Art and artists in Zacatecas, Mexico

Rafael Coronel was Diego Rivera’s brother-in-law, but that wasn’t the most interesting thing about him in Zacatecas. When the city renovated a former monastery from the 1500’s, Rafael donated his mask collection as the basis of a museum in the half-crumbled barrel vaults. Is one man’s collection enough to make a decent museum? With roughly 1600 masks from various cultures, religions, and ceremonies, yes, yes it is. But Rafael is not the top Coronel art patron in the city.

Pedro Coronel museum

Pedro Coronel’s museum

His brother Pedro Coronel endowed a museum a short distance away, and I spent several stunned hours walking down its long hallways with Picasso, Degas, Miro, Dali, Chagall, and more. Pedro’s building is perhaps less impressive, being merely a former Jesuit school from the 1600’s that has since been used as a hospital, barracks, and prison. Ho hum?

 

Manuel Felguerez museum

Manuel Felguerez’s museum (but not his art)

The Coronel brothers’ contributions were great, but to be honest I preferred the abstract art museum of Manuel Felguerez, housed in another former prison, part of which has been retained so you see Felguerez’s canvases from the tiered catwalks once patrolled by guards and prisoners. Though to be fair, I didn’t even visit the Francisco Goitia Museum that claims to have the top collection of Mexican art and is housed in the former Governor’s mansion.

 

Manuel Felguerez

Felguerez’s art. I love that he made sculpture-painting pairings that let you explore the same ideas in different forms.

What was going on in this town?!? Zacatecas has a population of perhaps 150,000 but somehow had a bizarre number of excellent art museums. I was impressed (and envious). My first museum memories are of the Louvre when I was seven. My favorite art was whatever hung in rooms with couches where I could finally sit down, for crying out loud. God I was bored! Art? Who cares?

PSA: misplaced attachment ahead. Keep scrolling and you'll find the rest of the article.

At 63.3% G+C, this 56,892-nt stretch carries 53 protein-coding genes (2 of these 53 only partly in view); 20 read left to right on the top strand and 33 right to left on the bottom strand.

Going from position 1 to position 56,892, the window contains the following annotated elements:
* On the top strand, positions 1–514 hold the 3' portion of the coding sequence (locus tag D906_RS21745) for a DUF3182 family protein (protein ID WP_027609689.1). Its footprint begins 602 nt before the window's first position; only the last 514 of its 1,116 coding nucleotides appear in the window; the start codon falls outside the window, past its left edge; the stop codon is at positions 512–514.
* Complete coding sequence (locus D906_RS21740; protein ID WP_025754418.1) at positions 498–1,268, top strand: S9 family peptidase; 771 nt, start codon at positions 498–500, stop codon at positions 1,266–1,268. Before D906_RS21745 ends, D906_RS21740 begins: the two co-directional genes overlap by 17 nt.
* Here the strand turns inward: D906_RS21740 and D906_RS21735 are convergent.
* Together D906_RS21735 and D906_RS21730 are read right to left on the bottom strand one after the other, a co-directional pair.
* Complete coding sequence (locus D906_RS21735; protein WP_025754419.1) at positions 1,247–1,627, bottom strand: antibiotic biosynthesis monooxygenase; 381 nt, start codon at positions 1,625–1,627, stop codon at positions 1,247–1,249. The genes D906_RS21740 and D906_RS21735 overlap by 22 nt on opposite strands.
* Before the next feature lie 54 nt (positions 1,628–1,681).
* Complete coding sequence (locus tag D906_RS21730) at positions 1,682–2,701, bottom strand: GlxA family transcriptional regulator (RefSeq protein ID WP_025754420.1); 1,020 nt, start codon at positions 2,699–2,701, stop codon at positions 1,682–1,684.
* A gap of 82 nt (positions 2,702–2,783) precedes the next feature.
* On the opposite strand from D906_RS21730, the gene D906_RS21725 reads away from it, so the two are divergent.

My career as a tour guide has changed all that. Spending time in the top European museums, with the best guides, and incredible art from geniuses throughout the eras, I have come to love those spaces, where art and human expression are given their time in the light. And I learned some of the language of it, not to mention the secret that while the artist probably had a particular message or goal, it’s fine to just experience art however it affects you. No right answers, no wrong answers. So I loved Zacatecas. But my favorite was yet to come.

Guadalupe Reyes - Tim's favorite

My personal favorite.

 

From three blocks away I could tell nothing about the person, beyond knowing they’d seen me too. When I got closer, I saw it was a young woman aligning a sign on a new art gallery. I asked if I could take a look and she ushered me inside. Into paradise. A party of color and shape, symbolism and mystery, interpretation and emotion, enough beauty on a dozen canvases to keep me busy for hours, and best of all, the artist there to talk about it with.

 

Her name is Guadalpe Reyes, born in Oaxaca, school in New Jersey, exhibiting in Zacatecas, and my eyes and brain couldn’t get enough of her art. My Spanish had been a somewhat sluggish thing until that point, burdened by self-consciousness and dusty with disuse, but all of that was washed away by my desire to talk about the themes and ideas I saw on the walls around me. We talked about the use of color, the meaning of skeletons, the persistence of culture, and the role of art in a modern world afflicted with busyness, despair, and fatigue. And how the woman dying of cancer felt when she first saw her portrait. I felt her humanity, there in the pigments, a connection to someone I’ll never meet.

Pablo Picasso is a fine artist (though a complete jerk). Paris is a wonderful city (and a mecca of art). But I found a peak art experience with Guadalupe Reyes on a sidestreet in Zacatecas, Mexico. Keep on looking, keep on meeting, keep on traveling.